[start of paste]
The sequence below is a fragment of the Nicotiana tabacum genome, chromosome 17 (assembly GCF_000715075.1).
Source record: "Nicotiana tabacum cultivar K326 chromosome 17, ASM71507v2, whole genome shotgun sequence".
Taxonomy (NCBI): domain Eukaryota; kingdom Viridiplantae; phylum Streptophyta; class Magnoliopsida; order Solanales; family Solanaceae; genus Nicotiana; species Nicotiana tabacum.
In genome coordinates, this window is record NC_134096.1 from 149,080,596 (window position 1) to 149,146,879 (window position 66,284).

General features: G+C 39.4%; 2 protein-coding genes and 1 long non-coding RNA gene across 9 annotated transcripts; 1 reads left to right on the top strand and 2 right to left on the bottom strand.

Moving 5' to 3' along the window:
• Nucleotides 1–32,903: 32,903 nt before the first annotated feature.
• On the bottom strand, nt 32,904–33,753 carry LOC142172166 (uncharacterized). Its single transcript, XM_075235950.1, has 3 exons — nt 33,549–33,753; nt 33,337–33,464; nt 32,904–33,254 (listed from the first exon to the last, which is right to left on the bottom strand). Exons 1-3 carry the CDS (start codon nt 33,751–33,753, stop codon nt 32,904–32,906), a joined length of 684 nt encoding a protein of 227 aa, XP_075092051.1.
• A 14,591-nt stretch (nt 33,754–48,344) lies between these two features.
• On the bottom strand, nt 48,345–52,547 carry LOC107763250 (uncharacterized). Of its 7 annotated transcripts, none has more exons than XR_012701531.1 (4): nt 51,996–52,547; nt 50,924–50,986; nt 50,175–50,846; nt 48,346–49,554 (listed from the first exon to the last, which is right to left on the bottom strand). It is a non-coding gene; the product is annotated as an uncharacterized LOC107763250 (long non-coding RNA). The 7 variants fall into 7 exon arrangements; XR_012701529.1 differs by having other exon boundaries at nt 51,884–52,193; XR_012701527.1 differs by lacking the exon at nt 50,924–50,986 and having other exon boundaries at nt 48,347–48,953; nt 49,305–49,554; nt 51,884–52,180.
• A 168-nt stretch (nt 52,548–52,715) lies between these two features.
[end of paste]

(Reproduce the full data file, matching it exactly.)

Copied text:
The sequence below is a fragment of the Nicotiana tabacum genome, chromosome 17 (assembly GCF_000715075.1).
Source record: "Nicotiana tabacum cultivar K326 chromosome 17, ASM71507v2, whole genome shotgun sequence".
Taxonomy (NCBI): domain Eukaryota; kingdom Viridiplantae; phylum Streptophyta; class Magnoliopsida; order Solanales; family Solanaceae; genus Nicotiana; species Nicotiana tabacum.
In genome coordinates, this window is record NC_134096.1 from 149,080,596 (window position 1) to 149,146,879 (window position 66,284).

General features: G+C 39.4%; 2 protein-coding genes and 1 long non-coding RNA gene across 9 annotated transcripts; 1 reads left to right on the top strand and 2 right to left on the bottom strand.

Moving 5' to 3' along the window:
• Nucleotides 1–32,903: 32,903 nt before the first annotated feature.
• On the bottom strand, nt 32,904–33,753 carry LOC142172166 (uncharacterized). Its single transcript, XM_075235950.1, has 3 exons — nt 33,549–33,753; nt 33,337–33,464; nt 32,904–33,254 (listed from the first exon to the last, which is right to left on the bottom strand). Exons 1-3 carry the CDS (start codon nt 33,751–33,753, stop codon nt 32,904–32,906), a joined length of 684 nt encoding a protein of 227 aa, XP_075092051.1.
• A 14,591-nt stretch (nt 33,754–48,344) lies between these two features.
• On the bottom strand, nt 48,345–52,547 carry LOC107763250 (uncharacterized). Of its 7 annotated transcripts, none has more exons than XR_012701531.1 (4): nt 51,996–52,547; nt 50,924–50,986; nt 50,175–50,846; nt 48,346–49,554 (listed from the first exon to the last, which is right to left on the bottom strand). It is a non-coding gene; the product is annotated as an uncharacterized LOC107763250 (long non-coding RNA). The 7 variants fall into 7 exon arrangements; XR_012701529.1 differs by having other exon boundaries at nt 51,884–52,193; XR_012701527.1 differs by lacking the exon at nt 50,924–50,986 and having other exon boundaries at nt 48,347–48,953; nt 49,305–49,554; nt 51,884–52,180.
• A 168-nt stretch (nt 52,548–52,715) lies between these two features.